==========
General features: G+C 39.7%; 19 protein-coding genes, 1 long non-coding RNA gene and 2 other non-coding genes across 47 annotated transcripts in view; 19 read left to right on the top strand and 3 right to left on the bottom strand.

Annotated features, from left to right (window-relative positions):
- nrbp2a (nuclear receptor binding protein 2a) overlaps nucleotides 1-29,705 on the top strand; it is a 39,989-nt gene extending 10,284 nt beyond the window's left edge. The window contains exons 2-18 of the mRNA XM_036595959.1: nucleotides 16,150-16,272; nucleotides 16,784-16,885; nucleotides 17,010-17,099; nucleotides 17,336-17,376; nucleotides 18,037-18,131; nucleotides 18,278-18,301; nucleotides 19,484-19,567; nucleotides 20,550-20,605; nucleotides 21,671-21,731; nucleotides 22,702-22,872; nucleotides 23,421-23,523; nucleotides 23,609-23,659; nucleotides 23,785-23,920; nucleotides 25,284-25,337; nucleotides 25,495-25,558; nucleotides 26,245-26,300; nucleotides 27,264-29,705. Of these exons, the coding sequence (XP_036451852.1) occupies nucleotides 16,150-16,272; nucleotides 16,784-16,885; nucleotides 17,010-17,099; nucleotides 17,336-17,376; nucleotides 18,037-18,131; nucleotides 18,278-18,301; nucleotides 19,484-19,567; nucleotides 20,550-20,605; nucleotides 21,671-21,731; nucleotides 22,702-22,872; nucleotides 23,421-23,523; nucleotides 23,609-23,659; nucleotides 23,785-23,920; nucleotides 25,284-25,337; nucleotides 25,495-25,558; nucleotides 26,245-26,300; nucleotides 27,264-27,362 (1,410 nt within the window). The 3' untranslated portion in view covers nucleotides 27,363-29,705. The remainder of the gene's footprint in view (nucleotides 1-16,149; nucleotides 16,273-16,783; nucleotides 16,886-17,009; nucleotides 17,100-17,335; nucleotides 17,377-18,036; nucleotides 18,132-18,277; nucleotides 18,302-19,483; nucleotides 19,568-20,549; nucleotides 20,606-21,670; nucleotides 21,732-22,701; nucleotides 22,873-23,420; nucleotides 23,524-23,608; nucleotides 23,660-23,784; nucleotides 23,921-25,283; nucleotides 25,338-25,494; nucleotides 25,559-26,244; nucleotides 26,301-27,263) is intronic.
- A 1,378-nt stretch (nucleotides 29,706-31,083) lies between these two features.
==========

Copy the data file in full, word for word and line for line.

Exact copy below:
General features: G+C 39.7%; 19 protein-coding genes, 1 long non-coding RNA gene and 2 other non-coding genes across 47 annotated transcripts in view; 19 read left to right on the top strand and 3 right to left on the bottom strand.

Annotated features, from left to right (window-relative positions):
- nrbp2a (nuclear receptor binding protein 2a) overlaps nucleotides 1-29,705 on the top strand; it is a 39,989-nt gene extending 10,284 nt beyond the window's left edge. The window contains exons 2-18 of the mRNA XM_036595959.1: nucleotides 16,150-16,272; nucleotides 16,784-16,885; nucleotides 17,010-17,099; nucleotides 17,336-17,376; nucleotides 18,037-18,131; nucleotides 18,278-18,301; nucleotides 19,484-19,567; nucleotides 20,550-20,605; nucleotides 21,671-21,731; nucleotides 22,702-22,872; nucleotides 23,421-23,523; nucleotides 23,609-23,659; nucleotides 23,785-23,920; nucleotides 25,284-25,337; nucleotides 25,495-25,558; nucleotides 26,245-26,300; nucleotides 27,264-29,705. Of these exons, the coding sequence (XP_036451852.1) occupies nucleotides 16,150-16,272; nucleotides 16,784-16,885; nucleotides 17,010-17,099; nucleotides 17,336-17,376; nucleotides 18,037-18,131; nucleotides 18,278-18,301; nucleotides 19,484-19,567; nucleotides 20,550-20,605; nucleotides 21,671-21,731; nucleotides 22,702-22,872; nucleotides 23,421-23,523; nucleotides 23,609-23,659; nucleotides 23,785-23,920; nucleotides 25,284-25,337; nucleotides 25,495-25,558; nucleotides 26,245-26,300; nucleotides 27,264-27,362 (1,410 nt within the window). The 3' untranslated portion in view covers nucleotides 27,363-29,705. The remainder of the gene's footprint in view (nucleotides 1-16,149; nucleotides 16,273-16,783; nucleotides 16,886-17,009; nucleotides 17,100-17,335; nucleotides 17,377-18,036; nucleotides 18,132-18,277; nucleotides 18,302-19,483; nucleotides 19,568-20,549; nucleotides 20,606-21,670; nucleotides 21,732-22,701; nucleotides 22,873-23,420; nucleotides 23,524-23,608; nucleotides 23,660-23,784; nucleotides 23,921-25,283; nucleotides 25,338-25,494; nucleotides 25,559-26,244; nucleotides 26,301-27,263) is intronic.
- A 1,378-nt stretch (nucleotides 29,706-31,083) lies between these two features.